Muslim minorities in Europe are often portrayed in Western discourses as either secularized and "integrated" or religiously devout and "segregated". The article challenges this common dichotomization. It argues that some Muslim minorities manifest their Islamic identity by concurrently promoting certain aspects of European integration agendas while rejecting others. These individuals endorse active and constructive Muslim participation in majority non-Muslim societies, yet justify any such interactions using ideological or physical constructs that both reaffirm Islam as a binding religious-legal system regulating all aspects of life and fortify identities that are distinct from Western ones. The article examines various models for this duality in the field of sports and focuses on the case of Germany's first Islamic fitness center for women, Al-Hayat in Cologne, which opened in April 2007. Through a field study, the article explores how the gym, which the German media depicts as an example of Muslim segregation but which its owner and members believe to be a force for integration, simultaneously advances aspects of both integration and segregation.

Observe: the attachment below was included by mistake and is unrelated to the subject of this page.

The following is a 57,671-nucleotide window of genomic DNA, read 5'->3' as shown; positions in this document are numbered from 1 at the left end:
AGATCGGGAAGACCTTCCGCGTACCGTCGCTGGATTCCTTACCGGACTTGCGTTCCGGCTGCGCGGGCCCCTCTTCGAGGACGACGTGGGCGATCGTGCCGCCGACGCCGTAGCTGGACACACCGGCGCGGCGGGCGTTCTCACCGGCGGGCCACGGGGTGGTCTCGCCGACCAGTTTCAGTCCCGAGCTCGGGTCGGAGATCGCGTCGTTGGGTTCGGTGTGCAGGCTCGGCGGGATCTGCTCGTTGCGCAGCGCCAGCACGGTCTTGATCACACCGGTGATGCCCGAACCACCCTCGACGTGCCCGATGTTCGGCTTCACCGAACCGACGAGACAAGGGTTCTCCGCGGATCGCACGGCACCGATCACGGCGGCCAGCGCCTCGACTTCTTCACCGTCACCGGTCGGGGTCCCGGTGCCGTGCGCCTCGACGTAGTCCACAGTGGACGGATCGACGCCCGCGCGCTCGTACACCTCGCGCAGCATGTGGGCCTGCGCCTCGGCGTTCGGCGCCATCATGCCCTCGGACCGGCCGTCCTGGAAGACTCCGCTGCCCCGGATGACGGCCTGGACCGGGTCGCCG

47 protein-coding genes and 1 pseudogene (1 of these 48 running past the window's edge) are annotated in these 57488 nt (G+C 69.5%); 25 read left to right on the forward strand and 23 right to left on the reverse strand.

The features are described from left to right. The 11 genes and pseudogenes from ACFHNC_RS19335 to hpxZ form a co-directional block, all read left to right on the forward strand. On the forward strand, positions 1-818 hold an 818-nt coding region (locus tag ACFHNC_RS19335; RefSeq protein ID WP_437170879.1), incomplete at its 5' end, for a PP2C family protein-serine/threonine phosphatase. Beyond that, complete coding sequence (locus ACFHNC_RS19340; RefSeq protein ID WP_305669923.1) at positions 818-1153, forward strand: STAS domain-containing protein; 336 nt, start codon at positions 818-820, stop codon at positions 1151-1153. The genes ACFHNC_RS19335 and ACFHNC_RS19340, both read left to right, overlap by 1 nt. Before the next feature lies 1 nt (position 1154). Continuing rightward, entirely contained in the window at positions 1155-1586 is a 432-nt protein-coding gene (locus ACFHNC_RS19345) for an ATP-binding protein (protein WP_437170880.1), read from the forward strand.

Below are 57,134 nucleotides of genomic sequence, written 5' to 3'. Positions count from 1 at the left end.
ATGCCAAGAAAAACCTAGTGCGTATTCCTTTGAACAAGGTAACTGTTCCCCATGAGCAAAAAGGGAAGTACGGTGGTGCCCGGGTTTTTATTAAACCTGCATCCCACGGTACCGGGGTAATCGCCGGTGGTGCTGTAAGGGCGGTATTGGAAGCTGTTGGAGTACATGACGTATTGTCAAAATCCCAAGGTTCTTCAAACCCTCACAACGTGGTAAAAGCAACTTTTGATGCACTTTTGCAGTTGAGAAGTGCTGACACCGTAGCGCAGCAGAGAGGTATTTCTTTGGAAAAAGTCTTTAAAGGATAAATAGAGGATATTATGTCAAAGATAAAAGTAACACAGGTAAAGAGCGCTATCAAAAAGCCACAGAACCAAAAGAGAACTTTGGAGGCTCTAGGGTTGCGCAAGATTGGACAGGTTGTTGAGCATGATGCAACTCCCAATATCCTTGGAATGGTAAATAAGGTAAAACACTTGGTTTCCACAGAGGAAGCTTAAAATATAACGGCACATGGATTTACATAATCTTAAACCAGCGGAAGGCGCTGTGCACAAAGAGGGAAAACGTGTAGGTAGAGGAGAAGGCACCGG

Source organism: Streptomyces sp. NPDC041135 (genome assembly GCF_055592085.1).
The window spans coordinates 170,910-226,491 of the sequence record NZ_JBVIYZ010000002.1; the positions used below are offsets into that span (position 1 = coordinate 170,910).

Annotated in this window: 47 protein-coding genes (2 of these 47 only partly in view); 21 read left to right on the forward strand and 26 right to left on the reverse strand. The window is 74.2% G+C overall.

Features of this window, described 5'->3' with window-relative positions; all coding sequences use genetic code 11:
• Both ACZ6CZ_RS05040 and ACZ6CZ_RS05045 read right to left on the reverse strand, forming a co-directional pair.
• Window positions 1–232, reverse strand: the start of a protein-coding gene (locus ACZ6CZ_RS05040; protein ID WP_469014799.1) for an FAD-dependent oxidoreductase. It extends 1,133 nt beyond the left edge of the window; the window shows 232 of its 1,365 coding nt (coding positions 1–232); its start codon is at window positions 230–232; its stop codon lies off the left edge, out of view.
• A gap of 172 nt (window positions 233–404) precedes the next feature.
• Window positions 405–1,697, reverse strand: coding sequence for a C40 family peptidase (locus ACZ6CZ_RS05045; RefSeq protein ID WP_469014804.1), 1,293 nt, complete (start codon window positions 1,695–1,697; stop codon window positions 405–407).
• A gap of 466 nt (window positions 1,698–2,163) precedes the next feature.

All Science Journal Classification (ASJC) codes
- !!Cultural Studies
- !!Sociology and Political Science
- !!Political Science and International Relations